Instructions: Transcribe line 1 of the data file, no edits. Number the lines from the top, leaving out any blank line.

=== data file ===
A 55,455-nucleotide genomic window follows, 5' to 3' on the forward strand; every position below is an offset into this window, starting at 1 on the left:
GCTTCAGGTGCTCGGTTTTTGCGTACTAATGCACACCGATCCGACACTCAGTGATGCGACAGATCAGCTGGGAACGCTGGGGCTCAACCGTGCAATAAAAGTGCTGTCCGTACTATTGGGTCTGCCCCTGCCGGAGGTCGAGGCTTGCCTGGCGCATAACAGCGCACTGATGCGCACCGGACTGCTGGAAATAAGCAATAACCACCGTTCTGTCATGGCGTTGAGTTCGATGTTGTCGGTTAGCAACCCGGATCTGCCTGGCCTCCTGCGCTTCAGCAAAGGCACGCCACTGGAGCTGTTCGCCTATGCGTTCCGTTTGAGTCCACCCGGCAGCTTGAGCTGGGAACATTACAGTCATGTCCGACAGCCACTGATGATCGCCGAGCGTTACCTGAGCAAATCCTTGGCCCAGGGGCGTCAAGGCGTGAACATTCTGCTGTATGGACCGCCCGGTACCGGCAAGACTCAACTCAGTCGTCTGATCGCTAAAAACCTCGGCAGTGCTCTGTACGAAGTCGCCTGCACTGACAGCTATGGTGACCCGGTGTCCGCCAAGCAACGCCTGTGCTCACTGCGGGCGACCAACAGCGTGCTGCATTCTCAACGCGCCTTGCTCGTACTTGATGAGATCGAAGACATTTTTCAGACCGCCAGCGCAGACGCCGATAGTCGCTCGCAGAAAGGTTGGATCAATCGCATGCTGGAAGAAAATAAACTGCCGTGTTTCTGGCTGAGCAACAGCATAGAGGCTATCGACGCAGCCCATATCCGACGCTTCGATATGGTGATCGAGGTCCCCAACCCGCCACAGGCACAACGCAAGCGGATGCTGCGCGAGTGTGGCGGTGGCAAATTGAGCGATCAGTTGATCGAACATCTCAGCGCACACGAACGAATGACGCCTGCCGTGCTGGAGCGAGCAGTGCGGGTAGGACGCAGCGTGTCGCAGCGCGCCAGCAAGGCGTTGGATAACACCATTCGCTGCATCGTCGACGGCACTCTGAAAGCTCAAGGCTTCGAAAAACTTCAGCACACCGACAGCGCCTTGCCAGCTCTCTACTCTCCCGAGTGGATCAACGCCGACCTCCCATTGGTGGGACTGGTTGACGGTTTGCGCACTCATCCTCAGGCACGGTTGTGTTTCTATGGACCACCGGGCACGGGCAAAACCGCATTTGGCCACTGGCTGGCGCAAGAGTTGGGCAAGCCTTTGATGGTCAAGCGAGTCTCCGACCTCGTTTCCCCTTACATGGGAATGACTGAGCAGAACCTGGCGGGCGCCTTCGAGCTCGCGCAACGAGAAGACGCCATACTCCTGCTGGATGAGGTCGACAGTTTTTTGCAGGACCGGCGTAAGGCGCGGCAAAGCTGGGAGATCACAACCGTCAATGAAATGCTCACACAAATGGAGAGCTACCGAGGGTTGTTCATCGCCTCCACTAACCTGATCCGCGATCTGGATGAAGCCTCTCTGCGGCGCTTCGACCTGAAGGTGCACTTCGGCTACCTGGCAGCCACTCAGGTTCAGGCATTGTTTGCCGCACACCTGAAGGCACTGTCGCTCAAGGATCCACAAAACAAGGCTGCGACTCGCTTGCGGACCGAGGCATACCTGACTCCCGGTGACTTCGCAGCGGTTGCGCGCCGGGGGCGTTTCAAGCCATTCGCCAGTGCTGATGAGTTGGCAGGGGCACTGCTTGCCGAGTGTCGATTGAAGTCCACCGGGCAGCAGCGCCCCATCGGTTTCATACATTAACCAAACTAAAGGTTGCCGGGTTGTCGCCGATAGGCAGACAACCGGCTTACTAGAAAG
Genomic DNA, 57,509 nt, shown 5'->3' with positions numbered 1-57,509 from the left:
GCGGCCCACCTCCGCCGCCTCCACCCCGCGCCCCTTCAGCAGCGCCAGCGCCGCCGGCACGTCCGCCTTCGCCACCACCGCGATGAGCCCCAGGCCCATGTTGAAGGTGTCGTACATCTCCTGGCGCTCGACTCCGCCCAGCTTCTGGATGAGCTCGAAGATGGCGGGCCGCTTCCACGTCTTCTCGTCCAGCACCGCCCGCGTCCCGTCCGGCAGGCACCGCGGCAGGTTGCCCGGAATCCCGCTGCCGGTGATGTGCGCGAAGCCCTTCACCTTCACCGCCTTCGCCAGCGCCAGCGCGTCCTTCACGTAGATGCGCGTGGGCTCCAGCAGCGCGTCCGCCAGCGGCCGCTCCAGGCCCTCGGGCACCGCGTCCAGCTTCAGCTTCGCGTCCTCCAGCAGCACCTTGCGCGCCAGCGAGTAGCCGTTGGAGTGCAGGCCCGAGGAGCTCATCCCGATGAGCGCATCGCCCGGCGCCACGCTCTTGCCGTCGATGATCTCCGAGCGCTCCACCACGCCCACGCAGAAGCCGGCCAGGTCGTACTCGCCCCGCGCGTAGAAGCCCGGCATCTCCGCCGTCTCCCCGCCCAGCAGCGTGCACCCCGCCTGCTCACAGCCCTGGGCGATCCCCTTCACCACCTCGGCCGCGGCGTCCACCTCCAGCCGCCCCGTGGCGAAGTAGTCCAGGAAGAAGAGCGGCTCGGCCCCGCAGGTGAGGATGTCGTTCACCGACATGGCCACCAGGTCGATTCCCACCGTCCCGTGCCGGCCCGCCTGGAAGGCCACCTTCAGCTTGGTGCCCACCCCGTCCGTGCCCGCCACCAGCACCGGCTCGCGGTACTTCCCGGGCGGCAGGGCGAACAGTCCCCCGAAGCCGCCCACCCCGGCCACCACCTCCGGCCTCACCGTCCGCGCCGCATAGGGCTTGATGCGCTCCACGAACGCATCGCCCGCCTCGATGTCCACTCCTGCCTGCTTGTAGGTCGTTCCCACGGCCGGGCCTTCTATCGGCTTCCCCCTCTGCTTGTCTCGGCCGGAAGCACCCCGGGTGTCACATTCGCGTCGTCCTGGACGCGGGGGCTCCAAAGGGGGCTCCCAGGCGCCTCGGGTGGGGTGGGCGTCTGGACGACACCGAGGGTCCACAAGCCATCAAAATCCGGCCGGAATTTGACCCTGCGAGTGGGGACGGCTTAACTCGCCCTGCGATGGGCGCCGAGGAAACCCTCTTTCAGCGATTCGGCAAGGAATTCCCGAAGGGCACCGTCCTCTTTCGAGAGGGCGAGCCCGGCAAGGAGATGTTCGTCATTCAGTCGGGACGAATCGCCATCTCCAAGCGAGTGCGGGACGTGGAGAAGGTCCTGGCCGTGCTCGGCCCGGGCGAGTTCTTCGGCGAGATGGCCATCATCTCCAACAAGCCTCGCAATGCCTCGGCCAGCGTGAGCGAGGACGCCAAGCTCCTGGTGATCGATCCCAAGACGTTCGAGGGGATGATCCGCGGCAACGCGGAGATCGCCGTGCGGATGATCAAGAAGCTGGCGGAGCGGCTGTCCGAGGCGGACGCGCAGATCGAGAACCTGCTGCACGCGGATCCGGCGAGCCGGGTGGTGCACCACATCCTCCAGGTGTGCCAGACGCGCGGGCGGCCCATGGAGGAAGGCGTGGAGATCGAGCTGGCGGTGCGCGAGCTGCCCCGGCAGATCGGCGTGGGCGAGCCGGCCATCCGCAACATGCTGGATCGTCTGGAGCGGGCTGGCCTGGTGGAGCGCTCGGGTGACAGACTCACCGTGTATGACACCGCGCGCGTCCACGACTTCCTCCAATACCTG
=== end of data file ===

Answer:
A 55,455-nucleotide genomic window follows, 5' to 3' on the forward strand; every position below is an offset into this window, starting at 1 on the left: